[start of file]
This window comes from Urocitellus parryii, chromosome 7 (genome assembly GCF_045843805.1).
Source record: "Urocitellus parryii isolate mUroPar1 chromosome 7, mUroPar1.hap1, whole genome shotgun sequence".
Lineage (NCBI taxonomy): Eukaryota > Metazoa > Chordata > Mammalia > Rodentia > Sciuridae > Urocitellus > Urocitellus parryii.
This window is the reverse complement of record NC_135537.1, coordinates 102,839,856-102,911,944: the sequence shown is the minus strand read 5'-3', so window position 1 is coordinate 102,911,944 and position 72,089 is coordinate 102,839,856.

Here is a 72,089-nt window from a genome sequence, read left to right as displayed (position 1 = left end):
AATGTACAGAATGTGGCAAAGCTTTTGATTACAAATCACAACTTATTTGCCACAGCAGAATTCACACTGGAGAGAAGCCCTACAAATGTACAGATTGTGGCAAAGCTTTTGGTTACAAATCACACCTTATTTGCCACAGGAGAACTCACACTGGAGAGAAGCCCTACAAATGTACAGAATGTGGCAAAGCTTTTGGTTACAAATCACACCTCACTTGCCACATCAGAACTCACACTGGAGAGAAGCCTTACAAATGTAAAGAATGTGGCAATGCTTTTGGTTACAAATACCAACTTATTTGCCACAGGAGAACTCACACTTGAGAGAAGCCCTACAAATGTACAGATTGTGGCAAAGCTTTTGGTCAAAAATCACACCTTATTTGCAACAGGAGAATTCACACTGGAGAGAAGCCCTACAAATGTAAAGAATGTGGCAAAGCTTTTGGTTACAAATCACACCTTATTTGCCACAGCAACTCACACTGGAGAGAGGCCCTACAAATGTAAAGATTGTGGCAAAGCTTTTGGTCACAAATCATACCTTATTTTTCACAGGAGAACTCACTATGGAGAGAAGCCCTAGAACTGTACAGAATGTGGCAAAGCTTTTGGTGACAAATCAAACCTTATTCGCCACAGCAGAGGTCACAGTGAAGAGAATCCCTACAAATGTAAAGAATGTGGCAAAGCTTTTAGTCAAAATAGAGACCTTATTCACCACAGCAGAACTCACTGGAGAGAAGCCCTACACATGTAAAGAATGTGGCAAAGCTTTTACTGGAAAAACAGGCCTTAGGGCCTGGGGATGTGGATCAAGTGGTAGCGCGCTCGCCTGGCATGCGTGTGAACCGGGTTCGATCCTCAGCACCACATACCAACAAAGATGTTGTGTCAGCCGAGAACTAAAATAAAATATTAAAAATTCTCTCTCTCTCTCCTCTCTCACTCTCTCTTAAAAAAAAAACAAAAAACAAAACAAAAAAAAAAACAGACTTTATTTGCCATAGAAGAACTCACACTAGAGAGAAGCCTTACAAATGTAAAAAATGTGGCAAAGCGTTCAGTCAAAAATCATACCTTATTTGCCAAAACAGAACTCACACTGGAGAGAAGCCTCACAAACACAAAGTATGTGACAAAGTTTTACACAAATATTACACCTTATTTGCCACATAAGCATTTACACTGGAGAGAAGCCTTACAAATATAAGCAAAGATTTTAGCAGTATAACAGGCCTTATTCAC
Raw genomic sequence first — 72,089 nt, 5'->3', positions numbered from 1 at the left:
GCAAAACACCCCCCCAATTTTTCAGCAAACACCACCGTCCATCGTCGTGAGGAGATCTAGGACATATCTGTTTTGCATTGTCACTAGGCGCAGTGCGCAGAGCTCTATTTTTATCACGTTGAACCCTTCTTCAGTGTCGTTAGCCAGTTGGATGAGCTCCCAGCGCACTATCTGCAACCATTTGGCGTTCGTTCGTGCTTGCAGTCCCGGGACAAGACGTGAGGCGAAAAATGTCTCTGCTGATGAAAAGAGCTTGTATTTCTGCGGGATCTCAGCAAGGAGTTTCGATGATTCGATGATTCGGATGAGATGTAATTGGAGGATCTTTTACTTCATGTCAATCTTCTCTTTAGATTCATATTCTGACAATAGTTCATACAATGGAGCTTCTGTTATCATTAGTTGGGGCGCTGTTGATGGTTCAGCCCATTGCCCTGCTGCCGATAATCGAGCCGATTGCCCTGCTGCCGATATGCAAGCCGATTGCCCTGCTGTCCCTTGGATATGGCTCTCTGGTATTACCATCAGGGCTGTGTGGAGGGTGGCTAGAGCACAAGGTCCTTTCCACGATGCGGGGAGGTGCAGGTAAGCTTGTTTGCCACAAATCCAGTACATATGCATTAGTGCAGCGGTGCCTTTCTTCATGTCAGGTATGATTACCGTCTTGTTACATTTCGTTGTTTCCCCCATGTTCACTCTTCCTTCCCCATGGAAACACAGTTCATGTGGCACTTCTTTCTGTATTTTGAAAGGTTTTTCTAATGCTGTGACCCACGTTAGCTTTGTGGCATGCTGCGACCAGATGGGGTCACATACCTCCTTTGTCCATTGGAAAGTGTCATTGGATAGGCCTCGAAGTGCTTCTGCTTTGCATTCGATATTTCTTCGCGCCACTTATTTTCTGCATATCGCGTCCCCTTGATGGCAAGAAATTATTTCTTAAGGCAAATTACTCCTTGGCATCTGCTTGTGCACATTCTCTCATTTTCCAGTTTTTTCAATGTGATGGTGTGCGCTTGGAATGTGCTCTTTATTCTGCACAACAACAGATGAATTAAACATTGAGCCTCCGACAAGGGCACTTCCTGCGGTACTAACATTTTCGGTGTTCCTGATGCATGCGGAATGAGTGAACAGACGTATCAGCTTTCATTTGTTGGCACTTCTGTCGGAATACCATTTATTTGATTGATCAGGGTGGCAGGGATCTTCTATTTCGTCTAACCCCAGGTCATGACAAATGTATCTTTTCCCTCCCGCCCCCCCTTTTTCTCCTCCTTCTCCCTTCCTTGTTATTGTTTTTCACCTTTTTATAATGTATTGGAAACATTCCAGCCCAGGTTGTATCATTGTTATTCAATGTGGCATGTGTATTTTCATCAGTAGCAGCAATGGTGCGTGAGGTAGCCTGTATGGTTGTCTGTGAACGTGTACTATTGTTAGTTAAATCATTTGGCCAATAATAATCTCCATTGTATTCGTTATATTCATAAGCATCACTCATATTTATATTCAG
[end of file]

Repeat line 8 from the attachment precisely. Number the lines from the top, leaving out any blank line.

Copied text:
GCAAAACACCCCCCCAATTTTTCAGCAAACACCACCGTCCATCGTCGTGAGGAGATCTAGGACATATCTGTTTTGCATTGTCACTAGGCGCAGTGCGCAGAGCTCTATTTTTATCACGTTGAACCCTTCTTCAGTGTCGTTAGCCAGTTGGATGAGCTCCCAGCGCACTATCTGCAACCATTTGGCGTTCGTTCGTGCTTGCAGTCCCGGGACAAGACGTGAGGCGAAAAATGTCTCTGCTGATGAAAAGAGCTTGTATTTCTGCGGGATCTCAGCAAGGAGTTTCGATGATTCGATGATTCGGATGAGATGTAATTGGAGGATCTTTTACTTCATGTCAATCTTCTCTTTAGATTCATATTCTGACAATAGTTCATACAATGGAGCTTCTGTTATCATTAGTTGGGGCGCTGTTGATGGTTCAGCCCATTGCCCTGCTGCCGATAATCGAGCCGATTGCCCTGCTGCCGATATGCAAGCCGATTGCCCTGCTGTCCCTTGGATATGGCTCTCTGGTATTACCATCAGGGCTGTGTGGAGGGTGGCTAGAGCACAAGGTCCTTTCCACGATGCGGGGAGGTGCAGGTAAGCTTGTTTGCCACAAATCCAGTACATATGCATTAGTGCAGCGGTGCCTTTCTTCATGTCAGGTATGATTACCGTCTTGTTACATTTCGTTGTTTCCCCCATGTTCACTCTTCCTTCCCCATGGAAACACAGTTCATGTGGCACTTCTTTCTGTATTTTGAAAGGTTTTTCTAATGCTGTGACCCACGTTAGCTTTGTGGCATGCTGCGACCAGATGGGGTCACATACCTCCTTTGTCCATTGGAAAGTGTCATTGGATAGGCCTCGAAGTGCTTCTGCTTTGCATTCGATATTTCTTCGCGCCACTTATTTTCTGCATATCGCGTCCCCTTGATGGCAAGAAATTATTTCTTAAGGCAAATTACTCCTTGGCATCTGCTTGTGCACATTCTCTCATTTTCCAGTTTTTTCAATGTGATGGTGTGCGCTTGGAATGTGCTCTTTATTCTGCACAACAACAGATGAATTAAACATTGAGCCTCCGACAAGGGCACTTCCTGCGGTACTAACATTTTCGGTGTTCCTGATGCATGCGGAATGAGTGAACAGACGTATCAGCTTTCATTTGTTGGCACTTCTGTCGGAATACCATTTATTTGATTGATCAGGGTGGCAGGGATCTTCTATTTCGTCTAACCCCAGGTCATGACAAATGTATCTTTTCCCTCCCGCCCCCCCTTTTTCTCCTCCTTCTCCCTTCCTTGTTATTGTTTTTCACCTTTTTATAATGTATTGGAAACATTCCAGCCCAGGTTGTATCATTGTTATTCAATGTGGCATGTGTATTTTCATCAGTAGCAGCAATGGTGCGTGAGGTAGCCTGTATGGTTGTCTGTGAACGTGTACTATTGTTAGTTAAATCATTTGGCCAATAATAATCTCCATTGTATTCGTTATATTCATAAGCATCACTCATATTTATATTCAG